On the backdrop of weak loan demand, banks are very likely to increase risk appetite by easing borrower requirements. The latter should primarily affect the mortgage lending segment, as it requires less provisioning. Growing risk appetite is likely to further stimulate demand for loans fueled by lower quality borrowers, but may result in higher loan loss provisions by end 2017.
ACRA forecasts that lending in 2017 will be still driven mainly by the mortgage segment, which provides for an optimal balance of profitability and cost of risk among key lending segments.
All retail lending segments are expected to return to positive growth rates in 2017, mainly thanks to the low base effect (in 2016, the retail loan portfolio net of mortgage loans shrank by 6%) and pent-up demand. Growth in unsecured consumer lending (cash loans, POS-loans, credit cards) will remain weak at 5–7%, partly capped by reversion to the high 110% level of the ratio accounting for unsecured loans used for calculation of risk-weighted assets.
In 2017, ACRA also expects an acceleration in the car loan segment, which should grow 8–10% as a result of increasing demand for cars assembled in Russia (an aging fleet effect), as well fueled by an expected decline in interest rates, prompted among other factors by government-run subsidy programs. That said, unsecured lending will still have a very limited growth potential due to a persisting households’ propensity to save.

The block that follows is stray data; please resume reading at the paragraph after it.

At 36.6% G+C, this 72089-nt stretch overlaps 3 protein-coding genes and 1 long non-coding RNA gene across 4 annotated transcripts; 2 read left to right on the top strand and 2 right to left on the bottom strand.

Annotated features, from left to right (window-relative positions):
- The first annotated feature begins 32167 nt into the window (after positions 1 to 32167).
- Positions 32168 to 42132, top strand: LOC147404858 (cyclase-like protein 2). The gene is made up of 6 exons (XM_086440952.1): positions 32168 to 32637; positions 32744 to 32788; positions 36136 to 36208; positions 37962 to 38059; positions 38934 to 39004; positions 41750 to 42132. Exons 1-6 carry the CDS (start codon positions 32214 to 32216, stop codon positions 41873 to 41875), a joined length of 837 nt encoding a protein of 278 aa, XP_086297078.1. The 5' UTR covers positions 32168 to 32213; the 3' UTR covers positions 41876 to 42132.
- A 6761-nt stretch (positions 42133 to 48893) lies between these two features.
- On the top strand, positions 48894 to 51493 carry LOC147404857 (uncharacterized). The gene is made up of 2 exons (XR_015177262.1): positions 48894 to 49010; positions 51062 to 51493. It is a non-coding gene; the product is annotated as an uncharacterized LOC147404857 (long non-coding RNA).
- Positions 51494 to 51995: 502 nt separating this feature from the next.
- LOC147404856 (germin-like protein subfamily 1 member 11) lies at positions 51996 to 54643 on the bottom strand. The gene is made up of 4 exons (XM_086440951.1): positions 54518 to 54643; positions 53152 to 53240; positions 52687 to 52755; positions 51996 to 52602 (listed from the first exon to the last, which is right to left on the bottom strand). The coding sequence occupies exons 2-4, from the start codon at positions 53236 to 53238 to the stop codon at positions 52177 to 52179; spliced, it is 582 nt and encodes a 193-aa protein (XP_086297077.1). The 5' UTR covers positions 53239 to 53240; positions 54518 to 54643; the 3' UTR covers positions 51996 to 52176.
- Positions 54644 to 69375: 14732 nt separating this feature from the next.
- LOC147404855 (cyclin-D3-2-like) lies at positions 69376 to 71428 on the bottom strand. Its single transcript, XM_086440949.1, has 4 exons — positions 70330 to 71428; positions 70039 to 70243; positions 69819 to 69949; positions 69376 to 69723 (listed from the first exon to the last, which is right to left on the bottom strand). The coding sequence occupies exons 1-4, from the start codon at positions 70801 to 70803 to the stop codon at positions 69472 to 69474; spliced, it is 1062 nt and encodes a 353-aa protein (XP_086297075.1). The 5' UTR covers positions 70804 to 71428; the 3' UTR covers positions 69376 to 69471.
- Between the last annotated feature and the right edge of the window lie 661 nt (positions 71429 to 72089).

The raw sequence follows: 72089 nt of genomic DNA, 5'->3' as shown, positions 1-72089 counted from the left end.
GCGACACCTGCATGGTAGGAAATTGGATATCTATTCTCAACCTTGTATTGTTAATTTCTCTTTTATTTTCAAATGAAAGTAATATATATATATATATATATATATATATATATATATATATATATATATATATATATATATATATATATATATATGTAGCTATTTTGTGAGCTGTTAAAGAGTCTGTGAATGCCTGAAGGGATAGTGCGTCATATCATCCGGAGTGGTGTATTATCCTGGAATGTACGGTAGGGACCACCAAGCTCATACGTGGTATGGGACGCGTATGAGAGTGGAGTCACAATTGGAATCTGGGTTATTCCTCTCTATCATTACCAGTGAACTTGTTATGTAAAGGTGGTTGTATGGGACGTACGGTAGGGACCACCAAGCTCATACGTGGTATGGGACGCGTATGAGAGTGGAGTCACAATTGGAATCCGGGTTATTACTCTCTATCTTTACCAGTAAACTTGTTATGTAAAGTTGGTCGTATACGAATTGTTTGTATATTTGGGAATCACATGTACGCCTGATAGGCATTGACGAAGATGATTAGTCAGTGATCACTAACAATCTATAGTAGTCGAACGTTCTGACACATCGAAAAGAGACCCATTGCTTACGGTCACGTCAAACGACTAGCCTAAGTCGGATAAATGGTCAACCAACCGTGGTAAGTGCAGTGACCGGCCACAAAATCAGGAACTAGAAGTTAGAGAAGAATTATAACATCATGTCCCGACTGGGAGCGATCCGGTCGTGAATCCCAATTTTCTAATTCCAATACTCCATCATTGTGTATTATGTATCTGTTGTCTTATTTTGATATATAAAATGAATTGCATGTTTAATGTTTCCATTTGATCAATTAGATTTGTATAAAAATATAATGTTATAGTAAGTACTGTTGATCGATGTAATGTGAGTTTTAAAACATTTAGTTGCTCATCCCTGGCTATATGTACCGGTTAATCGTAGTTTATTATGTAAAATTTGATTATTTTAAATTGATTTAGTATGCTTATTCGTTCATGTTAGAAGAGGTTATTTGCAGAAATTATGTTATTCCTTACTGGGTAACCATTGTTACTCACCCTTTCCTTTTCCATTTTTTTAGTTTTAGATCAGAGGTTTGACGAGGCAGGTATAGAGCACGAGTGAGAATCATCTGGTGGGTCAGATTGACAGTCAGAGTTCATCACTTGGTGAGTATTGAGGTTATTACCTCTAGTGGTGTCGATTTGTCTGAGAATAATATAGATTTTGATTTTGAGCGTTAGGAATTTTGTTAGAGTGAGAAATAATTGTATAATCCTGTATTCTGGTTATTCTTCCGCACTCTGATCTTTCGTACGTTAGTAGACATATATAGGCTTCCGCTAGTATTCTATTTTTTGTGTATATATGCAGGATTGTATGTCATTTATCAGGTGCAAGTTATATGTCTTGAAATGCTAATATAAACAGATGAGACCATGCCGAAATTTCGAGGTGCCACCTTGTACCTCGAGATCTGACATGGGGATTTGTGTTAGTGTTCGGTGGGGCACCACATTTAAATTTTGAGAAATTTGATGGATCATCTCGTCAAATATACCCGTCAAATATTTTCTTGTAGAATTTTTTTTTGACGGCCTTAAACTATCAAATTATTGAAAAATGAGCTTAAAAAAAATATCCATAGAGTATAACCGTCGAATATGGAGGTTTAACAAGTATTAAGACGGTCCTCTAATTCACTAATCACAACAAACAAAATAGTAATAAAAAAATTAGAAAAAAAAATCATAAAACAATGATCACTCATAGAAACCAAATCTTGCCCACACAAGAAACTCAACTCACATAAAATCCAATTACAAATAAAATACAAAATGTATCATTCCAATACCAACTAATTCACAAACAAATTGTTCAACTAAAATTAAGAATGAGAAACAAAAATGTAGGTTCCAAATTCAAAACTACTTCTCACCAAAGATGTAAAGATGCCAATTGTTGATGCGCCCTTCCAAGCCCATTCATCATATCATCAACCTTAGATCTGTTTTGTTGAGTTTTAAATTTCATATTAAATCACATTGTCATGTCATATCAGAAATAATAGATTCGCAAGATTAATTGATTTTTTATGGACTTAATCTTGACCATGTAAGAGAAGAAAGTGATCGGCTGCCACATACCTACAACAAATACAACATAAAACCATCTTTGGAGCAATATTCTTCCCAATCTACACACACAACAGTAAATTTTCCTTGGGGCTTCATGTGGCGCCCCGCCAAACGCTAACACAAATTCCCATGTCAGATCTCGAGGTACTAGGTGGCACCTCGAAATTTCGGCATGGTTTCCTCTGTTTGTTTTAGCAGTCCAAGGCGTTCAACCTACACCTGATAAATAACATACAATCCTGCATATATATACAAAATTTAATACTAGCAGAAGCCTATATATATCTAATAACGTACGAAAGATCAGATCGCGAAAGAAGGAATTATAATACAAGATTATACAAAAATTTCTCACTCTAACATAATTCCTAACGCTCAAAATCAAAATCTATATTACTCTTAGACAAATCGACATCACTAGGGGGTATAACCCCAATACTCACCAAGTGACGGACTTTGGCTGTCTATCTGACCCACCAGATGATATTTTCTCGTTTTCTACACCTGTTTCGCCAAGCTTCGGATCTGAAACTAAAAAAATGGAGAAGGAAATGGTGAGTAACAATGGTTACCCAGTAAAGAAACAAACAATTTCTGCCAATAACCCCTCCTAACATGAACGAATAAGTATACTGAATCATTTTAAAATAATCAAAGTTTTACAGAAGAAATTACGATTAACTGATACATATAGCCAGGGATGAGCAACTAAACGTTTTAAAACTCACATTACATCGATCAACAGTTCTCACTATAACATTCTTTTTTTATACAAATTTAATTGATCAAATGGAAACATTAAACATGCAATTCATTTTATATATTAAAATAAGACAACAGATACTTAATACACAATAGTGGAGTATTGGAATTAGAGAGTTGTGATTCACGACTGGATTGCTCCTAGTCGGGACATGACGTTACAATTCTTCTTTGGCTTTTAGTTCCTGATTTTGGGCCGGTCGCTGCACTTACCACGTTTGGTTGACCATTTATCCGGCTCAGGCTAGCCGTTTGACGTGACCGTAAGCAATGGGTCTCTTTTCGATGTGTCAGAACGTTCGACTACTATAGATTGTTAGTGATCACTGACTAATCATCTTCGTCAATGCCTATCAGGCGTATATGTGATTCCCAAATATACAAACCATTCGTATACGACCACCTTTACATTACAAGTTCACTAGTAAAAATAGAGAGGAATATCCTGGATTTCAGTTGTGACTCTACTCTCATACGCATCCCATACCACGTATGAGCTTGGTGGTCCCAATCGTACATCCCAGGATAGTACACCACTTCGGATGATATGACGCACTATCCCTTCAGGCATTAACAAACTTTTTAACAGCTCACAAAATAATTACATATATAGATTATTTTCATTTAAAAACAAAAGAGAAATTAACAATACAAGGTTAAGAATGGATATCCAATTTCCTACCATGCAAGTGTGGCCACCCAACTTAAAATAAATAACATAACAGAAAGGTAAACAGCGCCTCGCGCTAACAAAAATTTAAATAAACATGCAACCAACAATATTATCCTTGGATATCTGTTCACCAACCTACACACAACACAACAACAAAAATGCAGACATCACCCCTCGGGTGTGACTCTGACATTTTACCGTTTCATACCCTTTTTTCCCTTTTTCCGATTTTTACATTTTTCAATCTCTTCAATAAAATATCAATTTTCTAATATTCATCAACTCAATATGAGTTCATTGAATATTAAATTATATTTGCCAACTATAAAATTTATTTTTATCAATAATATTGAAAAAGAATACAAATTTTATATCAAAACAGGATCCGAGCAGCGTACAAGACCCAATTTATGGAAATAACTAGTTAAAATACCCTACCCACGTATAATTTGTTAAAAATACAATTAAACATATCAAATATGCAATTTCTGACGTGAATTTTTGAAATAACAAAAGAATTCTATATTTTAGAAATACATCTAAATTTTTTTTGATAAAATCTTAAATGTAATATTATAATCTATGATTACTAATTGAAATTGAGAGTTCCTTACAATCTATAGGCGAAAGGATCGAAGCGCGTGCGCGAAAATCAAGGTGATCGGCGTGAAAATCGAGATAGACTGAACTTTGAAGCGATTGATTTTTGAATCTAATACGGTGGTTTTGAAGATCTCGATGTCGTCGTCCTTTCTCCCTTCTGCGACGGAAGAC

The corporate lending segment will likely show uneven dynamics. Lending to large businesses should post a moderate 6–8% growth (vs a 9% fall in 2016) fueled by both inflation and an increased involvement of major banks in financing infrastructure projects. Lending to small and medium enterprises (SMEs) is also expected to return to positive growth rates, which, nevertheless, are likely to remain modest in 2017–2020. Besides, the segment showed the highest default level in 2014–2016 and grew largely unattractive for major banks. Its recovery is additionally restrained by a shrinking number of enterprises operating in full conformity with the law and by grey business schemes that grow increasingly popular in response to higher administrative pressures.
Cost of credit risk (provisions divided by the average gross loan portfolio) is expected to grow y-o-y across the system in 2017 from 0.3% to 1%. This growth will be supported by both the projected easing of borrower requirements (aimed at boosting demand by means of attracting less reliable borrowers) and the continued tightening of asset impairment supervision approaches by the Bank of Russia. In addition, cost of risk will be impacted by a sharp decline in provisioning recorded in 2016 and related to a one-off dissolution of provisions by several large banks late in the year.